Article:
AS3958.1 the Australian Standard for Ceramic Tiling section E2.10 Movement Joints contains the following recommendations:

  • Movement joints should be incorporated:
    • To carry through any movement joints in the pool shell through to the face of the tiling,
    • Around the perimeter at the junction of the bottom and sides,
      At vertical corners,
    • At any changes of plane in the bottom,
    • At 6m intervals or less (to suit design considerations) down the pool sides and across the bottom in a
      continuous loop (where grout lines are less than 5mm wide),
    • At positions coinciding with structural joints in the pool shell,
    • At the surround slab where the pool surround tiling abuts walls, drainage channels and other features,
    • At 3m intervals for coping tiles.

QUESTION

What is the difference between Tile Debonding and Delaminated Tile and Tented Tile?
ANSWER

Whether it is stone tile, ceramic tile, porcelain tile or glass tile, if the tile becomes loose or unbonded, then we refer to that either as a tile that debonded or we might say the tile has delaminated from its substrate.

If the tile has lifted off of its substrate at some point of the tile installation, but is still attached to the adjacent tiles by the grout joints, then we call that a tented tile. In this case the tile has delaminated from its substrate or come loose, but is held together by the adjoining tiles.

You can normally step on the tented tile and it will move up and down to some degree. Normally this condition is due to the tile not being bonded as well as it could be and because there is a lack of movement joints to mitigate the expected expansion in the tiles.

If the tile has lifted and torn the substrate but still has adhesive stuck to the tile itself, the tiles are not the issue, the shear load of the stone movement (contracting and swelling) has not been given the space it needs to do so.

It is also important to consider:

  • Clean the stone tiles before laying to ensure adhesion, removing any powder residue from the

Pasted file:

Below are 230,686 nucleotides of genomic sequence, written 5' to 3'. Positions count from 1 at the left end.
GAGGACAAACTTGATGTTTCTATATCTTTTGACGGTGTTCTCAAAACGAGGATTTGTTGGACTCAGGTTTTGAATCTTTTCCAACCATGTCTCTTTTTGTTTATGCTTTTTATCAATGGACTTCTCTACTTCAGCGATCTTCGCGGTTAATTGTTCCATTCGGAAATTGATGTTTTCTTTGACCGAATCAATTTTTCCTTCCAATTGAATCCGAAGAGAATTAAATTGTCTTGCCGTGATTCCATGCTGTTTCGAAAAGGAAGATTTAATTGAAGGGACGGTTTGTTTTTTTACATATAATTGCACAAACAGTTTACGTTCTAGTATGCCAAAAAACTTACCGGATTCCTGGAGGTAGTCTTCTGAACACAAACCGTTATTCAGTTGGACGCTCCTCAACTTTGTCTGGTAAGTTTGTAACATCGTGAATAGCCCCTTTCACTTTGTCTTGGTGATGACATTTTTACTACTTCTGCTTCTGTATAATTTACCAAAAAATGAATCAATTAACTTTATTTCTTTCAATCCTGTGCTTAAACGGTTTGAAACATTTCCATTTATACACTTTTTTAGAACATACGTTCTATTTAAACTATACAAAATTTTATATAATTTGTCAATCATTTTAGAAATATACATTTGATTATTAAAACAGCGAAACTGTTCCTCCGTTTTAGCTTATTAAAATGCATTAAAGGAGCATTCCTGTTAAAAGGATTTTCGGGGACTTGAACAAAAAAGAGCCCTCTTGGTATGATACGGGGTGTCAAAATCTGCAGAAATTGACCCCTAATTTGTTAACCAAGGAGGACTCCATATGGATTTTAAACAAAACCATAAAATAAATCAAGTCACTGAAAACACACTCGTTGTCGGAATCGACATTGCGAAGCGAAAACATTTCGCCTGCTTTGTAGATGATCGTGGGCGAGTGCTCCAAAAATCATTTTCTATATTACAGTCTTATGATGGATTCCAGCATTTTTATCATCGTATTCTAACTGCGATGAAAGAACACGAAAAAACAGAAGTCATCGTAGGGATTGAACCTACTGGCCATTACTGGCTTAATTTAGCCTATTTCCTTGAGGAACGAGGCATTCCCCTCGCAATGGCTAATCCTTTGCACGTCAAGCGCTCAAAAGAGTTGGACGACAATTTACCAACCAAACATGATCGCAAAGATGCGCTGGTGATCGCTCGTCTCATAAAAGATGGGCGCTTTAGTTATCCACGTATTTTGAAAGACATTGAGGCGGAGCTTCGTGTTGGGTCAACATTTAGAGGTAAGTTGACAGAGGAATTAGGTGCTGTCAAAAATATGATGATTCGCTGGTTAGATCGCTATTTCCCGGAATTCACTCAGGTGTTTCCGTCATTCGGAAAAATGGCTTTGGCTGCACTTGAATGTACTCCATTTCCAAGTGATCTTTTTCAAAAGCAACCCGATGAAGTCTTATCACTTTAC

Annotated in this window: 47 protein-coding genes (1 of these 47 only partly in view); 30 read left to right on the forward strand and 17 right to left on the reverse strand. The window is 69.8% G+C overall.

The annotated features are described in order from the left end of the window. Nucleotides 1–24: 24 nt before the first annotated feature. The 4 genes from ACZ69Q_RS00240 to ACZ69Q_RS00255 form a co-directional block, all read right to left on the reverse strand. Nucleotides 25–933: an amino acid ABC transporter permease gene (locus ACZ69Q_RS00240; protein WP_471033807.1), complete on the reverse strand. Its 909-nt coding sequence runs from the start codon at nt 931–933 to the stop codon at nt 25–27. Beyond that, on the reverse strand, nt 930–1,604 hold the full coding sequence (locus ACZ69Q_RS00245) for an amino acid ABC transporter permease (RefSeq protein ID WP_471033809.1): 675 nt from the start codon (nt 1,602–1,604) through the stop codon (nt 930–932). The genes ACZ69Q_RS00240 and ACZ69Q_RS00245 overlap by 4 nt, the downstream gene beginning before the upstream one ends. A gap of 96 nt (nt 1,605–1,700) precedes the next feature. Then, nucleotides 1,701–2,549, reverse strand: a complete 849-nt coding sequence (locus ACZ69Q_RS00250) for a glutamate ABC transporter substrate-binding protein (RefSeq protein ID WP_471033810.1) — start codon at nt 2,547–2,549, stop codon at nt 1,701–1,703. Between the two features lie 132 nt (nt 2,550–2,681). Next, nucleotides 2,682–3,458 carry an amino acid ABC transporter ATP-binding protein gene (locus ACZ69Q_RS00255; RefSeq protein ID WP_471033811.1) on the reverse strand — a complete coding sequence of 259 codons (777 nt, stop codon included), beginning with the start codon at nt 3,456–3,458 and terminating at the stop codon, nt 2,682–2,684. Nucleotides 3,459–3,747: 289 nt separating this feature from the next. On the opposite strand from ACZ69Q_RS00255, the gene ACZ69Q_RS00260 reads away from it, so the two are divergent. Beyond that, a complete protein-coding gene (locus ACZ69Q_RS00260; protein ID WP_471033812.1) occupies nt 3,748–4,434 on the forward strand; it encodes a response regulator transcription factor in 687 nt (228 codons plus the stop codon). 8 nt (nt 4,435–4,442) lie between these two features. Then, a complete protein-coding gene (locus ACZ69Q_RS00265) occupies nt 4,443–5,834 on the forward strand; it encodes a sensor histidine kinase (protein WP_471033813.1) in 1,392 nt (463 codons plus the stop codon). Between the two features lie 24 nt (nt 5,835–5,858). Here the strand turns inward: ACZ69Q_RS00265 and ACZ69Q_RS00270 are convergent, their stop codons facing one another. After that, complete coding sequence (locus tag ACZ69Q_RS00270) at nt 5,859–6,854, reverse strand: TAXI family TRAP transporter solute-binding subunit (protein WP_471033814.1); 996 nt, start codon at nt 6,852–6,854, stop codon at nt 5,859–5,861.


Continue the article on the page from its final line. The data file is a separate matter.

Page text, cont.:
surface that will be notched with adhesive. Keep stone cool and shaded prior to install.
  • Lay the stone out of the full sun, heat and wind. Tiling should occur under shaded cover.
  • Keep the glue fresh, back butter stone and notch substrate (glue on glue)
  • Discolouration may occur once tiles laid, this is due to the iron content in the stone oxidizing, this usually subsides once the stone becomes used to its new environment.
  • Fill the pool as soon as tiles have been laid, water protects the stone.
  • Natural stone is unpredictable, all issues cannot be predicted or omitted at the factory during
    tile selection, there for we cannot offer warranties or guarantees
  • Nature cannot be guaranteed,
  • Sukabumi tiles may have imperfections, adopt imperfections, and may look imperfect at some point over the course of its life, every natural stone tile consists of minerals, these minerals will behave differently with each and every batch, its simply nature behaving naturally.
  • If you want a perfect tile, with a perfect surface, with precise & predictable colouring/behaviour, and a perfectly flush finish for the life of your pool, then natural stone may not be the right choice for you, sukabumi is just perfect being imperfect.

*** For Full Terms and Conditions please refer to our website www.ineedstone.com.au